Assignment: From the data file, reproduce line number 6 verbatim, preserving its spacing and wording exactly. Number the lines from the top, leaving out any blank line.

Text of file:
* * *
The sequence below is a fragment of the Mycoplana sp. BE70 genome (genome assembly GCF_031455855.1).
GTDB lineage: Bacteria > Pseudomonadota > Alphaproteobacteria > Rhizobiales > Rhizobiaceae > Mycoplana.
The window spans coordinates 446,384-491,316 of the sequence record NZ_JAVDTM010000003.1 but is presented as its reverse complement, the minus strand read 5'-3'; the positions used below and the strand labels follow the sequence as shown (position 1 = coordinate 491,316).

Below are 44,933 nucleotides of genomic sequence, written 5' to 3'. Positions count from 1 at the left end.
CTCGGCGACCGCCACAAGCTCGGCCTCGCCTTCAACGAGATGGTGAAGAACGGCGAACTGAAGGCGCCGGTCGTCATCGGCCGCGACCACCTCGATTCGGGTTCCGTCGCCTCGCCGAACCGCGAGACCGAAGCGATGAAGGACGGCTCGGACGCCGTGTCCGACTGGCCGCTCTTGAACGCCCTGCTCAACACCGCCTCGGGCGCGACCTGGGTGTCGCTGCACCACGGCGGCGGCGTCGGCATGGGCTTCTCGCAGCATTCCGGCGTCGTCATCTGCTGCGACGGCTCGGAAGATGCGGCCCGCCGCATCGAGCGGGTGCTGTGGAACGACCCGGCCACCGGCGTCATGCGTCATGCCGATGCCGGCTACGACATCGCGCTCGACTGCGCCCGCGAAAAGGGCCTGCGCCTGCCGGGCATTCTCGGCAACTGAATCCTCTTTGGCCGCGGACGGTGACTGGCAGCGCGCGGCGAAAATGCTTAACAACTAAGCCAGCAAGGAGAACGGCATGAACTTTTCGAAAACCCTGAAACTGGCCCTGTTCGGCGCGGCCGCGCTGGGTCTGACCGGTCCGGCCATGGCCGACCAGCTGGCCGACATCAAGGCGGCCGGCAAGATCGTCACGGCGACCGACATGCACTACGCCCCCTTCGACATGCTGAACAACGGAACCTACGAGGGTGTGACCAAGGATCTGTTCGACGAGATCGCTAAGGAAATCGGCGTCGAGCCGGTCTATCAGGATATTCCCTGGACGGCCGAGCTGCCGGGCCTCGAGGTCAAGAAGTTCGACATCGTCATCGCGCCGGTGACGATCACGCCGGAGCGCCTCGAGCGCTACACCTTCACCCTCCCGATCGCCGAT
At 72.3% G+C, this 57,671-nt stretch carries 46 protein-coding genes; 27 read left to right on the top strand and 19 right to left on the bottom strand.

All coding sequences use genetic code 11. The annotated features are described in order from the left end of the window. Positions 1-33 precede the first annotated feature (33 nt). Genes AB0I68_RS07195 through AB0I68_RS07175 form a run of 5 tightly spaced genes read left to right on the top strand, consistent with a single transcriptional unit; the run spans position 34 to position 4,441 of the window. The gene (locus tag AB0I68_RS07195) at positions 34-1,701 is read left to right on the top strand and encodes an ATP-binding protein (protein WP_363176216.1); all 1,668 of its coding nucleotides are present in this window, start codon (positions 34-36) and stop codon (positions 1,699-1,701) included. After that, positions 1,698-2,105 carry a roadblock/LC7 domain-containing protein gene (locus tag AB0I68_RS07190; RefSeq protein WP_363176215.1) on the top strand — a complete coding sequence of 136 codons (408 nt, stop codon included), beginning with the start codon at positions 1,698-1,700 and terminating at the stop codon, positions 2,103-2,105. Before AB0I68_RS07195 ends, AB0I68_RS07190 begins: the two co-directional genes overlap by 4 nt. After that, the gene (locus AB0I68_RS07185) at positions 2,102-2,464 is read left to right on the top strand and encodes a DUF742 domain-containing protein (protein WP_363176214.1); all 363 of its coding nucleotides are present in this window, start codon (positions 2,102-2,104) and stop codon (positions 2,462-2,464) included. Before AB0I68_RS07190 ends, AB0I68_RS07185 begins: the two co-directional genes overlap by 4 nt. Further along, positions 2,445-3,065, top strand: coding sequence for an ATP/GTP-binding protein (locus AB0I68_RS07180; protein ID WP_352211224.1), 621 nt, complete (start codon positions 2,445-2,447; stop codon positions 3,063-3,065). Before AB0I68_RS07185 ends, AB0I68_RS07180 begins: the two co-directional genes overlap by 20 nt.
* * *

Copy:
At 72.3% G+C, this 57,671-nt stretch carries 46 protein-coding genes; 27 read left to right on the top strand and 19 right to left on the bottom strand.